As we head into the fall and winter golf seasons, it’s a good time to take a look at seasonal rules. This is a topic of some confusion. Let’s say you’re playing in October and your ball disappears into a heavy accumulation of leaves on the fairway or in the rough, and you are unable to find it. If the course has established a local rule treating accumulations of leaves as ground under repair, you are entitled to drop a ball without penalty within one club-length of the nearest point of relief. A rules decision advises that such local rules should be restricted to holes at which leaf trouble occurs. Keep in mind that, in order to take such relief, it must be “known or virtually certain” that your ball was lost in the leaves.
If a bunker is covered by leaves, you are permitted to remove enough leaves to identify your ball, but if you touch a leaf on your backswing you incur a 2-stroke penalty. However, courses may provide local rules treating accumulations of leaves in bunkers as ground under repair. Now let’s turn to the amorphous subject of “winter rules.” There are no provisions in the rules themselves concerning allowances for winter conditions. However, an appendix to the rules provides a model local rule in the case of conditions such as heavy snows, spring thaws, or prolonged rains that justify the use of “preferred lies” to promote fair play or help protect the course.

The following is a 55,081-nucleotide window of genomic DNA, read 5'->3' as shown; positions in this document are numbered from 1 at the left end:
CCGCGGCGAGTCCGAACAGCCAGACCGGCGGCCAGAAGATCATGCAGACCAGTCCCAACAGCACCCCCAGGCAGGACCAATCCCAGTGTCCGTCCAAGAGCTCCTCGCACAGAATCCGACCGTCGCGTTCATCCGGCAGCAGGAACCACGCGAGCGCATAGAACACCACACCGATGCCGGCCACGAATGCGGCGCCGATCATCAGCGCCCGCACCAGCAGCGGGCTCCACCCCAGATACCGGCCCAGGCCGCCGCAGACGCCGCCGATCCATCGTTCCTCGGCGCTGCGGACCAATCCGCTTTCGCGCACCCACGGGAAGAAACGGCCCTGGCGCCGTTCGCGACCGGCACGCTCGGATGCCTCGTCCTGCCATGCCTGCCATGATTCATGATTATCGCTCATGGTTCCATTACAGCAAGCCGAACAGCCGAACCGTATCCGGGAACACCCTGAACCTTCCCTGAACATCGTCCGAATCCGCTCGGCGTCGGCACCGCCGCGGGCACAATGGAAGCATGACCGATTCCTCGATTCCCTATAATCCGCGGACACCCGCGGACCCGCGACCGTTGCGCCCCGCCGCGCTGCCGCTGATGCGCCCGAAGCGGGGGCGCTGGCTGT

The model rule provides that a ball lying in a closely mown area (a fairway) through the green may be lifted, cleaned, and placed within a specified distance (six inches, a club-length). The player must mark the ball before lifting it. Frequently, courses place signs at the first tee stating that “winter rules” or “preferred lies” are in effect, without further guidance. The MGA recommends that such local rules be spelled out on a current local rules sheet or golf shop board, to avoid confusion. Clubs might also use e-mails or newsletters to explain local rules.
Autumn golfers often encounter dew and frost. Except on the teeing ground, a player incurs a 2-stroke penalty under Rule 13-2 if he removes dew or frost from an area immediately behind or to the side of the ball, or from the line of play or line of putt, if such removal would cause a potential advantage. If you’re a hardy winter golfer, you might encounter snow and ice on the course. Snow and ice may be treated as either loose impediments or casual water, at the option of the player. In the latter case, the ball must be dropped (or placed if on the putting green) within one club-length of the nearest point of relief.
Jack Ross completed an intensive PGA/USGA rules workshop and also contributes rules articles to ESPN.com.